Carlos Bulosan Biography

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(Masterpieces of American Literature)

ph_0111226215-Bulosan.jpg Carlos Bulosan Published by Salem Press, Inc.

Carlos Bulosan emigrated to the United States from his native Philippines in 1930. Like countless other young men who had been driven to the United States by the promise of better jobs, Bulosan found instead the crushing defeats of the worst economic depression in U.S. history. The story of his struggles during the 1930’s and early 1940’s, chronicled in the autobiographical America Is in the Heart (1946), had a profound impact on ethnic writing after it was republished by the University of Washington Press in 1973.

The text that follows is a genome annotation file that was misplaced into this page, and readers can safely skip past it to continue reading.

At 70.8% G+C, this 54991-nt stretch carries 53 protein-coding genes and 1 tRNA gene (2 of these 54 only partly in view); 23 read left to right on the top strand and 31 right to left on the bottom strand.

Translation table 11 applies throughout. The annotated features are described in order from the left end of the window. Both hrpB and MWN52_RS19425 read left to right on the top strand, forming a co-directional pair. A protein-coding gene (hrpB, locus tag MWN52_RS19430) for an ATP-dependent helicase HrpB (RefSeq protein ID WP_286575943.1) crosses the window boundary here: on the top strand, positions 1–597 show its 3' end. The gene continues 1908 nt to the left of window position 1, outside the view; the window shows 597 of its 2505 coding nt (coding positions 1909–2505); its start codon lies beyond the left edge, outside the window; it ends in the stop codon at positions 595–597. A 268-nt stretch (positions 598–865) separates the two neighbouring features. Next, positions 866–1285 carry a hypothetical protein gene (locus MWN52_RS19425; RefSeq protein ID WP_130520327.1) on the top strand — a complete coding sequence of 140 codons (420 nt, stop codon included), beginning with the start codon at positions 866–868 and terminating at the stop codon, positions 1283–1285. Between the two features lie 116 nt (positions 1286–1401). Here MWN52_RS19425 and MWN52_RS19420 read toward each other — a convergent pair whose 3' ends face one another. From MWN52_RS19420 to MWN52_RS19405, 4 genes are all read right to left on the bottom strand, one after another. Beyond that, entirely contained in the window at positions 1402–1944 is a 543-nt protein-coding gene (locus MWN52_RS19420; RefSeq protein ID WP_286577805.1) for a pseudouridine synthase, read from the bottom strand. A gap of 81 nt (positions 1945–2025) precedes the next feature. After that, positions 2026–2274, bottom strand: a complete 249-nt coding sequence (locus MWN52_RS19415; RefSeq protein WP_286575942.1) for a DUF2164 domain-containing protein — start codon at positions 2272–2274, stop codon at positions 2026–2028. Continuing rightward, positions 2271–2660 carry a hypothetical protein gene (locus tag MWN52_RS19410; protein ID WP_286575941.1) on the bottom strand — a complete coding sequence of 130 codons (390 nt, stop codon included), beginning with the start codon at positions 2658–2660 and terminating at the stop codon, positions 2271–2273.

It is difficult to piece together Bulosan’s real life story, in part because his most important literary legacy is itself a creative mix of fact and fiction. Even the basic outline of his life is in some dispute: Scholars disagree about the date of his birth, the date and location of his death, and his age when he died. What is known is that he was born in the village of Mangusmana, near Binalonan (in Pangasinan province, on the island of Luzon) in the Philippines and was one of several children. Like many rural Filipino families at that time, his parents suffered economic hardship due in part to U.S. colonialism. He completed only three years of schooling and, drawn to the United States by the promises of wealth and education and the dream of becoming a writer, he followed two older brothers and purchased a steerage ticket to Seattle for seventy-five dollars, arriving on July 22, 1930, while still a teenager. He would never return to the Philippines, and he would never become an American citizen. He worked at a series of low-paying jobs in an Alaskan fish cannery and as a fruit and vegetable picker in Washington and California. Conditions in the early 1930’s were miserable for all migrant workers (as documented in John Steinbeck’s 1939 novel The Grapes of Wrath) but particularly for Filipinos (then called “Pinoys”) such as Bulosan, and he experienced racial discrimination and poverty. However, he slowly improved his English, befriended other immigrant laborers suffering similar conditions, and soon was writing for and editing union and immigrant papers such as New Tide. He also became involved in organizing workers and, with his Filipino friend Chris Mensalves, formed the union that would later become the United Cannery, Agricultural, Packing and Allied Workers of America (UCAPAWA).